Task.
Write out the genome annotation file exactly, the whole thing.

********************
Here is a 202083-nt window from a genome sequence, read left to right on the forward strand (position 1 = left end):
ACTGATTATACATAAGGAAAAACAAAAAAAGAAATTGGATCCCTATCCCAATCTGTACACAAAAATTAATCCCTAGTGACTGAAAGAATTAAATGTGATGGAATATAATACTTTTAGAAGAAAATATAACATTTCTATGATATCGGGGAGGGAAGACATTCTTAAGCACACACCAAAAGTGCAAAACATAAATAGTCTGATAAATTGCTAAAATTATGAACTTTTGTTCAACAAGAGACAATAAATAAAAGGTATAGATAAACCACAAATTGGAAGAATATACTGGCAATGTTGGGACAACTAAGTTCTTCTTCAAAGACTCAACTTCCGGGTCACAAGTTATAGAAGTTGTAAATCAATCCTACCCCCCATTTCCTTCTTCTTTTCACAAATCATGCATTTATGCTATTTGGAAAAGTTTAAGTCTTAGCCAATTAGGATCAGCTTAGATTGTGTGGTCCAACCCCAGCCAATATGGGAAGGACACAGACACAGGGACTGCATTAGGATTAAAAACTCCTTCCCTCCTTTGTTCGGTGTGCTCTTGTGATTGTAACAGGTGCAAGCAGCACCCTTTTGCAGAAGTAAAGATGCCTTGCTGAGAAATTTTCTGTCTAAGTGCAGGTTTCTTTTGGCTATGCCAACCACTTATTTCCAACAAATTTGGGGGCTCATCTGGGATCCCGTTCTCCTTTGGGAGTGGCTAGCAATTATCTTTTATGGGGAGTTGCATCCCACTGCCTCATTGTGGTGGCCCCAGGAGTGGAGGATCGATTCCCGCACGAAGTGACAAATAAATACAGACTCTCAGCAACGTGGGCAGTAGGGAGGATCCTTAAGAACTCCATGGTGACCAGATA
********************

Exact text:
Here is a 202083-nt window from a genome sequence, read left to right on the forward strand (position 1 = left end):
ACTGATTATACATAAGGAAAAACAAAAAAAGAAATTGGATCCCTATCCCAATCTGTACACAAAAATTAATCCCTAGTGACTGAAAGAATTAAATGTGATGGAATATAATACTTTTAGAAGAAAATATAACATTTCTATGATATCGGGGAGGGAAGACATTCTTAAGCACACACCAAAAGTGCAAAACATAAATAGTCTGATAAATTGCTAAAATTATGAACTTTTGTTCAACAAGAGACAATAAATAAAAGGTATAGATAAACCACAAATTGGAAGAATATACTGGCAATGTTGGGACAACTAAGTTCTTCTTCAAAGACTCAACTTCCGGGTCACAAGTTATAGAAGTTGTAAATCAATCCTACCCCCCATTTCCTTCTTCTTTTCACAAATCATGCATTTATGCTATTTGGAAAAGTTTAAGTCTTAGCCAATTAGGATCAGCTTAGATTGTGTGGTCCAACCCCAGCCAATATGGGAAGGACACAGACACAGGGACTGCATTAGGATTAAAAACTCCTTCCCTCCTTTGTTCGGTGTGCTCTTGTGATTGTAACAGGTGCAAGCAGCACCCTTTTGCAGAAGTAAAGATGCCTTGCTGAGAAATTTTCTGTCTAAGTGCAGGTTTCTTTTGGCTATGCCAACCACTTATTTCCAACAAATTTGGGGGCTCATCTGGGATCCCGTTCTCCTTTGGGAGTGGCTAGCAATTATCTTTTATGGGGAGTTGCATCCCACTGCCTCATTGTGGTGGCCCCAGGAGTGGAGGATCGATTCCCGCACGAAGTGACAAATAAATACAGACTCTCAGCAACGTGGGCAGTAGGGAGGATCCTTAAGAACTCCATGGTGACCAGATA